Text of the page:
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Synthesis of a novel CCR1 antagonist for treatment of glioblastoma

Jan et al. | May 05, 2021

Synthesis of a novel CCR1 antagonist for treatment of glioblastoma

Glioblastoma is a brain cancer caused by the presence of a fast-growing, malignant tumor in the brain. As of now, this cancer is universally lethal due to lack of efficacious treatment options. C-C chemokine receptor 1 (CCR1) is a G-protein coupled receptor that controls chemotaxis, the movement of cells in response to chemical stimuli. This research aims to synthesize potential CCR1 antagonists by coupling carboxylic acids with a triazole core. We synthesized these compounds using a simple carboxylic acid coupling and confirmed the identity of the final compounds using nuclear magnetic resonance (NMR) spectroscopy.

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The Effect of Neem on Common Nosocomial Infection-Causing Organisms

Shah et al. | Jan 27, 2020

The Effect of Neem on Common Nosocomial Infection-Causing Organisms

Nosocomial infections acquired in hospitals pose a risk to patients, a risk compounded by resistant microorganisms. To combat this problem, researchers have turned to bioactive compounds from medicinal plants such as the widely used neem. In the present study, researchers sought to determine the effectiveness of different neem preparations against several hospital acquired human pathogens. Neem powder in water successfully inhibited microorganism growth making it a potential agent to combat these infections.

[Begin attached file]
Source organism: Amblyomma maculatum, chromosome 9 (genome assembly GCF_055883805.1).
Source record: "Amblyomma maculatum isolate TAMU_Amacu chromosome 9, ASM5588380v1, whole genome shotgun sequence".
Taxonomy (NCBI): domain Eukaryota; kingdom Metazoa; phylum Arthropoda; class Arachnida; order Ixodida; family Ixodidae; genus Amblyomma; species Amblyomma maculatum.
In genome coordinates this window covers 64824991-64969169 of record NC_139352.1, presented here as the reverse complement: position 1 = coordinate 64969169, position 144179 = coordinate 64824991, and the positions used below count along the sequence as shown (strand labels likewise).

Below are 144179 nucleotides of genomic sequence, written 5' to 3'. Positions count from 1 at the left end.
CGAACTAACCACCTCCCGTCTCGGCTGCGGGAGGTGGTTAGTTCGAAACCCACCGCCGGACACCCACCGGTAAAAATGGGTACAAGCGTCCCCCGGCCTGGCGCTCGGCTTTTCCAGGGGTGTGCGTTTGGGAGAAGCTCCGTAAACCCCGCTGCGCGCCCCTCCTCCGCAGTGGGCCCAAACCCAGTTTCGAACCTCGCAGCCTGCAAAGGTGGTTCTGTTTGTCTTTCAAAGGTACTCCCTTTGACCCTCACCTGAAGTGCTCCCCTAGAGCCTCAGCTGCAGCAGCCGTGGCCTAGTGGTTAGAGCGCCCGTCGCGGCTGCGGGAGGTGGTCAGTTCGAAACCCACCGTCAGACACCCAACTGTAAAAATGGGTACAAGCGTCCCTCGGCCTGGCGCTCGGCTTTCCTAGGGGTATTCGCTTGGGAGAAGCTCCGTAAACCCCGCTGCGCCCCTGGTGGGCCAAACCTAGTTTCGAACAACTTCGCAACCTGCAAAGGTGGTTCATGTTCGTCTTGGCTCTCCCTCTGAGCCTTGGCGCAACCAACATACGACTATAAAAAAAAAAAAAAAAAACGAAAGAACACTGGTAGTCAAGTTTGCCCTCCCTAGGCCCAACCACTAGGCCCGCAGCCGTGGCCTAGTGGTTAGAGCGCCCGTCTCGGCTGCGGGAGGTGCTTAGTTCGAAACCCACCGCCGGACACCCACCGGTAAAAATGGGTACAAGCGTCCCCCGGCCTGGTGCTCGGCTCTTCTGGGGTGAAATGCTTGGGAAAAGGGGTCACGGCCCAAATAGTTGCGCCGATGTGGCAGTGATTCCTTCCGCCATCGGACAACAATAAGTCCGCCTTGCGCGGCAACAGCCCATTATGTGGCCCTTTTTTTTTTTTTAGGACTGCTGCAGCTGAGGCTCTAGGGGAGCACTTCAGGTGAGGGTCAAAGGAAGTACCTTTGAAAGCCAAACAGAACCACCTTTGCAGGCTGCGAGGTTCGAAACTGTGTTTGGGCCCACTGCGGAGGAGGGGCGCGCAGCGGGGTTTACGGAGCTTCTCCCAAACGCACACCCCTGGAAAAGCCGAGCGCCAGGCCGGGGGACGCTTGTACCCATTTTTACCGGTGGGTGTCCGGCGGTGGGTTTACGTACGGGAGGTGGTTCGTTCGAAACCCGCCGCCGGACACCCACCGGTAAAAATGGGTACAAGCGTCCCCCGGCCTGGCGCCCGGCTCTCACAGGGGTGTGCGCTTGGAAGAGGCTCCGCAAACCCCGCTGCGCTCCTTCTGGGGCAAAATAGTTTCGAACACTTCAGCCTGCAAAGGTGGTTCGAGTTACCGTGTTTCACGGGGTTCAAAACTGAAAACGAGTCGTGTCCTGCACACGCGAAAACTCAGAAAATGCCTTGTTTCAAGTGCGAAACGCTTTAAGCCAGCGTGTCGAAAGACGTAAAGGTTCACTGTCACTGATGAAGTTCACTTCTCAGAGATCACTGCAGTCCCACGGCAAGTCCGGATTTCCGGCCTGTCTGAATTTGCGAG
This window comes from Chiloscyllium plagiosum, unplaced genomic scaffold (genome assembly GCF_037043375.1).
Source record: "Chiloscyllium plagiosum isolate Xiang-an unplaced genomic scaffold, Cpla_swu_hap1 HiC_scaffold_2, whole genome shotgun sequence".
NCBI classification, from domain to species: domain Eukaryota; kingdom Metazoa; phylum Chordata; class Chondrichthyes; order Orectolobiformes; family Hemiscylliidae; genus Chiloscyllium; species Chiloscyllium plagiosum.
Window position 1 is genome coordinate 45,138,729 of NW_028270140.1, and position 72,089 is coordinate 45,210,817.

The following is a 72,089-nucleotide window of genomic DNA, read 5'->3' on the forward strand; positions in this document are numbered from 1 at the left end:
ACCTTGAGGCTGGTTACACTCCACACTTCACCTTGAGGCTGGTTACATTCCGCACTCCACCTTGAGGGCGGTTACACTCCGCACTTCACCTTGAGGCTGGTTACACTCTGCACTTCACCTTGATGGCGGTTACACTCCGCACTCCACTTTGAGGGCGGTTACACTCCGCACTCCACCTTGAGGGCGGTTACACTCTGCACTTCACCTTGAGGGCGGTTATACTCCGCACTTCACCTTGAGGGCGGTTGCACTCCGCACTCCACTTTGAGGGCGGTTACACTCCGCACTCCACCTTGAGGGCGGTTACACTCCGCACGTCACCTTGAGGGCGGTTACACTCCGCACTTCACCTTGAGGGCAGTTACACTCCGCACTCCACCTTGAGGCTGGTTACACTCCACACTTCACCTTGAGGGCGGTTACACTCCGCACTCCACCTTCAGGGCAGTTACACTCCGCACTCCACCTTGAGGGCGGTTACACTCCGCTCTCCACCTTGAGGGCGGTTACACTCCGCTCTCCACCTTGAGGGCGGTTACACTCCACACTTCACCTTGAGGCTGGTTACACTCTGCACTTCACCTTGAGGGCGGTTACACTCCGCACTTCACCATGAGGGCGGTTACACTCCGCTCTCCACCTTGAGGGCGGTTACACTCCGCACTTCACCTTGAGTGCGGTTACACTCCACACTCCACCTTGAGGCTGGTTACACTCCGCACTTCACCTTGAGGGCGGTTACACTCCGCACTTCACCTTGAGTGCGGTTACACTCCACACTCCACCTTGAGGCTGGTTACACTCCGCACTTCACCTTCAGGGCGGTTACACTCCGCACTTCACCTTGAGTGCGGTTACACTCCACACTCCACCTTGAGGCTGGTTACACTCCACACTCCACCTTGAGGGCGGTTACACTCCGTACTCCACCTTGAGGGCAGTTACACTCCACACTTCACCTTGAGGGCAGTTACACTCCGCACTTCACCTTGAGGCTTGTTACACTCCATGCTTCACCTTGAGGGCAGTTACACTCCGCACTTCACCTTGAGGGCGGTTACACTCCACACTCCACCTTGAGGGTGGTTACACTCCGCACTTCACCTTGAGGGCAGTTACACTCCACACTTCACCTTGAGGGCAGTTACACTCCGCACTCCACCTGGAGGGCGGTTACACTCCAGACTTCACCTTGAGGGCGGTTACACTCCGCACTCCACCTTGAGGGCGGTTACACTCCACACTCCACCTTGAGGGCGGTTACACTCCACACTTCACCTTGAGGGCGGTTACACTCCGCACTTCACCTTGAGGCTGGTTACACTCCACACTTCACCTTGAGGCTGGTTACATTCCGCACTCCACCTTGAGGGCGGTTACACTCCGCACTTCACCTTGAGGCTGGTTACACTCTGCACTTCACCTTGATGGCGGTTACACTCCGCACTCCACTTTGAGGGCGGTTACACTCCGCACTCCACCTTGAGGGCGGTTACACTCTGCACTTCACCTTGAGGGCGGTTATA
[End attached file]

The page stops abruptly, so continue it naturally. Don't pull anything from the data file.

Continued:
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The effects of algaecides on Spirulina major and non-target organism Daphnia magna

Halepete et al. | Oct 09, 2023

The effects of algaecides on <i>Spirulina major</i> and non-target organism <i>Daphnia magna</i>
Image credit: The authors

Algal blooms pose a threat to ecosystems, but the methods used to combat these blooms might harm more than just the algae. Halepete, Graham, and Lowe-Schmahl demonstrate negative effects of anti-algae treatments on a cyanobacterium (Spirulina major), and the water fleas (Daphnia magna) that live alongside these cyanobacteria.

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Spectroscopic Kinetic Monitoring and Molecular Dynamics Simulations of Biocatalytic Ester Hydrolysis in Non-Aqueous Solvent

Chen et al. | Dec 20, 2020

Spectroscopic Kinetic Monitoring and Molecular Dynamics Simulations of Biocatalytic Ester Hydrolysis in Non-Aqueous Solvent

Lipases are a common class of enzymes that catalyze the breakdown of lipids. Here the authors characterize the the activity of pancreatic lipase in different organic solvents using a choloremetric assay, as well as using molecular dynamic simulations. They report that the activity of pancreatic lipase in 5% methanol is more than 25% higher than in water, despite enzyme stability being comparable in both solvents. This suggests that, for industrial applications, using pancreatic lipase in 5% methanol solution might increase yield, compared to just water.

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